ALTERNATIVE TITLES – Libro delle Similitudini – Fiore delle Virtù e de’ Vizj.
PHYSICAL DESCRIPTION – Codex on parchment, dimensions 215 x 140 mm, V-113-IV folios.
ORIGIN – Italy (Florence).
DATING – 15th century (c. 1470-1480).
PATRONAGE – Unknown.
OWNERS – In the 16th century the codex was purchased by Tommaso Cavalcanti (b. ?, d. 1560), a Florentine merchant who conducted important business with Rome and the Congregazione cardinalizia dell’Annona and held important political positions in his city. A note on f. Vr gives details of the purchase by the wealthy merchant: «1533. Questo libro è di Thomaso Chavalchanti, comprato questo dì IIII° di marzo, in mercato vechio» (1533. This book is the property of Tommaso Cavalcanti, bought today 4 March at the Mercato Vecchio).
PRESENT REPOSITORY – The manuscript is today kept in the Biblioteca Riccardiana in Florence, with the shelfmark MS Ricc. 1774.
GENRE – Astronomy / Astrology, Bestiaries, Geography / Maps, Literature.
CONTENT – The manuscript contains the text of two works: the Fiore di Virtù (ff. 1r-72v) and La Sfera (ff. 74r-110v). The former is a didactic-moral treatise in prose written between the end of the 13th century and the first decades of the 14th, generally attributed to the Benedictine monk Tommaso Gozzadini (b. 1260, d. 1329), and at other times handed down under the title Libro delle Similitudini. The text is divided into chapters dedicated alternately to a virtue and a vice. Each chapter is in turn composed of four parts. In the first part, a definition of the virtue or vice is given; the second part associates the virtue or vice with an animal, in a manner typical of medieval bestiaries; the third contains maxims on the virtue or vice to which the chapter is dedicated; in the last part, a tale describes the impact and consequences of the virtue or vice. The Fiore di Virtù was an enormous success right from the start, as witnessed by the number of manuscripts that have handed down the text and printed editions that – from the first dating back to 1471 – followed one another until the 19th century. La Sfera was also a successful and widely popular work. It is an octave poem in the Italian language with astronomical-geographical content. It has often been attributed to the merchant and politician Gregorio Dati (b. 1362, d. 1435), but it is more likely to have been written by his brother, the humanist and Dominican friar Leonardo Dati (b. 1360, d. 1425), Master General of the order of preachers from 1414 until his death. The work consists of four books and deals with astronomy, physical geography, navigation and other maritime subjects, and cartography. Left unfinished, it was later completed by the Dominican friar Giovanni Maria Tolosani da Colle (b. 1471, d. 1549).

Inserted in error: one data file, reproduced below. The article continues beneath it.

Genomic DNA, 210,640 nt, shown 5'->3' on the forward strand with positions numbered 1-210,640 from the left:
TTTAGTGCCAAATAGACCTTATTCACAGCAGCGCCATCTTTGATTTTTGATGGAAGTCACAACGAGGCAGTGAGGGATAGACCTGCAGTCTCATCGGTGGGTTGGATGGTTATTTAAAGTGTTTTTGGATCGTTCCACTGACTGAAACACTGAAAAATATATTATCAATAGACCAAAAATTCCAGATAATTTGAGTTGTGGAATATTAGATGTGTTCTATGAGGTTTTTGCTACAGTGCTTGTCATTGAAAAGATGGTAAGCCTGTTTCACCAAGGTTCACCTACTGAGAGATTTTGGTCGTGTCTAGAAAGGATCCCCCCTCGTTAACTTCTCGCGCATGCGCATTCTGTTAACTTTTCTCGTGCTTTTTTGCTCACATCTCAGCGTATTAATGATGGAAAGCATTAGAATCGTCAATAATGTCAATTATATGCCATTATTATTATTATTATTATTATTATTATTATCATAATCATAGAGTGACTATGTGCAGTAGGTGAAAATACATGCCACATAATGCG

LANGUAGE – Italian.
SCRIPT – Humanistic Cursive.